Creations that go beyond gender

CHENNAI: Another Women’s Day has been done and dusted. The years have ensured a sense of fairness in the celebrations. No longer are the super achievers the only ones who are feted. In the run up to the big day, women from all walks of life are hunted down and lured onto temporarily erected podiums to narrate their inspiring stories, awards are handed over by self proclaimed male luminaries of society while audiences applaud her grit and determination. All seems well until the pink flowers wilt to melancholic browns in the aftermath, and you slowly begin to wonder what the noise was all about!

Art, although a tool to question injustices, has never been able to free itself of gender disparities and sexism. A recent incident that says it all is a marketing strategy employed by the reputed British Museum to advertise its show on Roman military history. The caption asked single women to visit the show, walk around looking confused and thus, attract male company on the pretext of seeking to understand the exhibition. The museum has since apologised but it only goes to reaffirm age-old stereotypes, despite all the progress we think we have made.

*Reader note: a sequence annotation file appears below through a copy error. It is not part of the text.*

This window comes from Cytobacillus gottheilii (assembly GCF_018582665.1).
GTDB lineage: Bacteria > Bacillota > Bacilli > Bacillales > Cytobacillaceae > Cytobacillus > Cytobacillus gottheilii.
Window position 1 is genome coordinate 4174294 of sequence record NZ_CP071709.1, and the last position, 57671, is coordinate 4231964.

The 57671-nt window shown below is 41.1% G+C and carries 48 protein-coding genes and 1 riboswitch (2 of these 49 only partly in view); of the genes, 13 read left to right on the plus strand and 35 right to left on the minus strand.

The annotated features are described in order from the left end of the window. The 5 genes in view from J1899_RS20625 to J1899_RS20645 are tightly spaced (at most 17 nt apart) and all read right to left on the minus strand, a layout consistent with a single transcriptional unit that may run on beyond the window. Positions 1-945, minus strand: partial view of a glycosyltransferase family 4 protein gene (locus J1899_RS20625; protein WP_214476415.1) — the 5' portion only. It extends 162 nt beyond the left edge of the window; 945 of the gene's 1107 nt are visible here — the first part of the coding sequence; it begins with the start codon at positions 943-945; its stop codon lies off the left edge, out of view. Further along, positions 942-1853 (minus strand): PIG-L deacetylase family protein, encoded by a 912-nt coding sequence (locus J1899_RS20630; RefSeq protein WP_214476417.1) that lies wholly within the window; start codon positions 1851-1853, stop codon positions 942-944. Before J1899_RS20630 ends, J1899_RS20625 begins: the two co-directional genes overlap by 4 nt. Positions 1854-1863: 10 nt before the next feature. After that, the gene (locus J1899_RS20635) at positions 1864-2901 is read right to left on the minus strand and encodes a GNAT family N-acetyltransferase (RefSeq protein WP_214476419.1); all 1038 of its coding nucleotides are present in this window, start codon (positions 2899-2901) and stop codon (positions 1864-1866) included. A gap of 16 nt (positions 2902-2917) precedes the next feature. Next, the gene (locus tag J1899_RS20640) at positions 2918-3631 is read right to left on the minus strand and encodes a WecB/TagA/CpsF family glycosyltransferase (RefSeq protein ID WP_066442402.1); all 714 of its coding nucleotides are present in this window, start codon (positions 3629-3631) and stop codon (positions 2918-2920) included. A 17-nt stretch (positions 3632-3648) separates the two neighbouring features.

The issues that women artists face are manifold. Not many female artists are taken as seriously by art galleries and buyers, as their male counterparts, who still reign supreme. Most times, the work of a female artist is looked on as a craft. Due recognition is a long road and barely a woman artist ever matches up to the prices commanded by a male artist.

This post was originally published on this site